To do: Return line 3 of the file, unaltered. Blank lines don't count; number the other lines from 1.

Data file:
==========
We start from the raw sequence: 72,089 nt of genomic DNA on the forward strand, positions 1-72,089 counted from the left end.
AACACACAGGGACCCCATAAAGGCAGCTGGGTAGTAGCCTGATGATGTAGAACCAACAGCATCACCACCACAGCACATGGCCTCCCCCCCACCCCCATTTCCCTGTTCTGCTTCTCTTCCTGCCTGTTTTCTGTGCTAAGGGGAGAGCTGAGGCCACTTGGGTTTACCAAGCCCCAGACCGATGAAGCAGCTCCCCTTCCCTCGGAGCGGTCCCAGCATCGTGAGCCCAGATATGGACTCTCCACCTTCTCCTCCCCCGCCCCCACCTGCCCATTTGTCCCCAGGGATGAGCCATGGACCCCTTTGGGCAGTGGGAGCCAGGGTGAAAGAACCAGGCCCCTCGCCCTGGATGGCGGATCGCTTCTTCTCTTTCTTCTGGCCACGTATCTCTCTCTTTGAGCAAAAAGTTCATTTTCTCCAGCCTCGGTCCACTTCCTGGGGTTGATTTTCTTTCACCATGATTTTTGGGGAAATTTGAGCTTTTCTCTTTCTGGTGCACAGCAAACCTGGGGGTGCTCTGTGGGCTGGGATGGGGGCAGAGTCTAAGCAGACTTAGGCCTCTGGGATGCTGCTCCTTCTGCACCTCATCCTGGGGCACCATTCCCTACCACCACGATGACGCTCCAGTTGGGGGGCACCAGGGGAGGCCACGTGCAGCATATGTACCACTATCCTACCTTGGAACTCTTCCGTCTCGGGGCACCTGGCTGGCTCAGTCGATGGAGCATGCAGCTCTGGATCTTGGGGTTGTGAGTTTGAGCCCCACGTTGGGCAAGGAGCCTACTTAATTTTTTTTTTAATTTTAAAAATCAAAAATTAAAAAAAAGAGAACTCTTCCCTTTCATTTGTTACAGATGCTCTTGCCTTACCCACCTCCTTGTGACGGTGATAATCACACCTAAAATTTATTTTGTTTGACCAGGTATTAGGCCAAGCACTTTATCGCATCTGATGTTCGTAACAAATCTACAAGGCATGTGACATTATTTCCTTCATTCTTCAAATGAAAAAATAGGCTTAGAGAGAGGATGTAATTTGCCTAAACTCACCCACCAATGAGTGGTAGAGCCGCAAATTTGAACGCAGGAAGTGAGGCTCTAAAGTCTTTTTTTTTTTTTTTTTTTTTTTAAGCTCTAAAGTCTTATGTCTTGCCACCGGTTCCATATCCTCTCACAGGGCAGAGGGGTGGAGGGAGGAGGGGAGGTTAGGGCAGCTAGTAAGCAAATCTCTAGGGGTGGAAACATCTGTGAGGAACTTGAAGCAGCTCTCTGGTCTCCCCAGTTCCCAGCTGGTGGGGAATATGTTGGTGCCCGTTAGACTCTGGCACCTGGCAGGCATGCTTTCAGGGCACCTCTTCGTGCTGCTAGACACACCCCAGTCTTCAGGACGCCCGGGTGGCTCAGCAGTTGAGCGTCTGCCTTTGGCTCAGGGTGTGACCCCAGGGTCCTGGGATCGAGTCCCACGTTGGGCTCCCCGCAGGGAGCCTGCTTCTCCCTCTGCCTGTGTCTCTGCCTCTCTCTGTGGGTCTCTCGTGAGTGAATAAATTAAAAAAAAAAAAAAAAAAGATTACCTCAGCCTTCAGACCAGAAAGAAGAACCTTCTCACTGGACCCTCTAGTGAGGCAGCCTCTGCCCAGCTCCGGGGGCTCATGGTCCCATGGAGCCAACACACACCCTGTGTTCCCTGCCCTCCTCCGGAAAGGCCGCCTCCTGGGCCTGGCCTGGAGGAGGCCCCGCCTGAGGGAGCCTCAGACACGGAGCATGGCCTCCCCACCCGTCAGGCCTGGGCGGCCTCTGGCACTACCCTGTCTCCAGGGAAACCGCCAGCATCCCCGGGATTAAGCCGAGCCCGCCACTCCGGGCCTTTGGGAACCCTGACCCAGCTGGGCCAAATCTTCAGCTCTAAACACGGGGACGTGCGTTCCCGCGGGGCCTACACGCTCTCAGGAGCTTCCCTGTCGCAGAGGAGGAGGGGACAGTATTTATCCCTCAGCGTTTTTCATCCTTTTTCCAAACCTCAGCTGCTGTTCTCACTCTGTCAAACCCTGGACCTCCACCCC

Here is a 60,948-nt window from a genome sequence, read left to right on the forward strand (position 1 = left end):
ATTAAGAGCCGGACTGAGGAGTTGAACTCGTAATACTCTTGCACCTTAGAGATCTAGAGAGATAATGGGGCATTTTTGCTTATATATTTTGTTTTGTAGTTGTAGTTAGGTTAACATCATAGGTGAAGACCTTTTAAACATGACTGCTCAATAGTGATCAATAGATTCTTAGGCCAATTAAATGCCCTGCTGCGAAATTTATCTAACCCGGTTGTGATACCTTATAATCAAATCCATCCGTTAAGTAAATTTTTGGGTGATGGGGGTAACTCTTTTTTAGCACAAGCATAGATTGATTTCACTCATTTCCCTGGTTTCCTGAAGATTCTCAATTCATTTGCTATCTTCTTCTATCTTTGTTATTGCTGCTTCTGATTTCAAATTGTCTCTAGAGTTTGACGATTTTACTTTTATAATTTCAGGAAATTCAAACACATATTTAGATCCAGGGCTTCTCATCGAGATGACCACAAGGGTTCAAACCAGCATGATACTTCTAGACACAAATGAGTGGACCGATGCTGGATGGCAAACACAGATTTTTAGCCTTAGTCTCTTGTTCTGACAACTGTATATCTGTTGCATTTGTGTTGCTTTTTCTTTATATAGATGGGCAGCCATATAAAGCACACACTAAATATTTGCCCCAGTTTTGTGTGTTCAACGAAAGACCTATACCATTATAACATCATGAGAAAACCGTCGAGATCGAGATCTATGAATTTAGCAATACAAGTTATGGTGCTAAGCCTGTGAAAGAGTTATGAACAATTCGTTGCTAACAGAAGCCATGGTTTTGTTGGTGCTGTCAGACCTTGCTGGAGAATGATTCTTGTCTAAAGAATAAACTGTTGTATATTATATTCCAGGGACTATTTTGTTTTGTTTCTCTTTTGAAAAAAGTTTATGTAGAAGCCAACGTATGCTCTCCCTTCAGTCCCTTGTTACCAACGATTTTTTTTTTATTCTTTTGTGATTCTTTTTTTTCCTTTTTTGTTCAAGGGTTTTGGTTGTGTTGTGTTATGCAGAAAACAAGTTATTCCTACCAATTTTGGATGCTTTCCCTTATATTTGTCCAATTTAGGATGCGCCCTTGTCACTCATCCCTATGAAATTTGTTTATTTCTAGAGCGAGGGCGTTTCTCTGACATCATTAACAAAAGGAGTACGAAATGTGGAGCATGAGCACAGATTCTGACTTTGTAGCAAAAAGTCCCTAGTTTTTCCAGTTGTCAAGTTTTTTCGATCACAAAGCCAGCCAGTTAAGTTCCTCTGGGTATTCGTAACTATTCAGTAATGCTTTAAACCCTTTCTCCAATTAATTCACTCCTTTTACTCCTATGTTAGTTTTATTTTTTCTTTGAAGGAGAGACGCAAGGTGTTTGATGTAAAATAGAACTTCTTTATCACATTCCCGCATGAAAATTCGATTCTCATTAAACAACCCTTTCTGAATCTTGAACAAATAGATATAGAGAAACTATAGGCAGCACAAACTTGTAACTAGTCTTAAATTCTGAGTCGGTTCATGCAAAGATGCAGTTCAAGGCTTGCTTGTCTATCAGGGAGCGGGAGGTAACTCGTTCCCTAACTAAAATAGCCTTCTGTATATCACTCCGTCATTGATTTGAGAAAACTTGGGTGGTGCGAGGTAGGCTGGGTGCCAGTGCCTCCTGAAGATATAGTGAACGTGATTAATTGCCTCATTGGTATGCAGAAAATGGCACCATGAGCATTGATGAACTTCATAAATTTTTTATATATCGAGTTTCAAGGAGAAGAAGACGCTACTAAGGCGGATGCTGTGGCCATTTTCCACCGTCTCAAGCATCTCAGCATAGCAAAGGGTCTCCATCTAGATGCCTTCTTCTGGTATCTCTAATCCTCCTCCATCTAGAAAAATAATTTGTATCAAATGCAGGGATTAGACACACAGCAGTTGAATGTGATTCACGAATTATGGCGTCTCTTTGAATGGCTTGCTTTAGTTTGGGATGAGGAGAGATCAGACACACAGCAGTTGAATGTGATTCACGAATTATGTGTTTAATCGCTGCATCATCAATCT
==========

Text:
Here is a 60,948-nt window from a genome sequence, read left to right on the forward strand (position 1 = left end):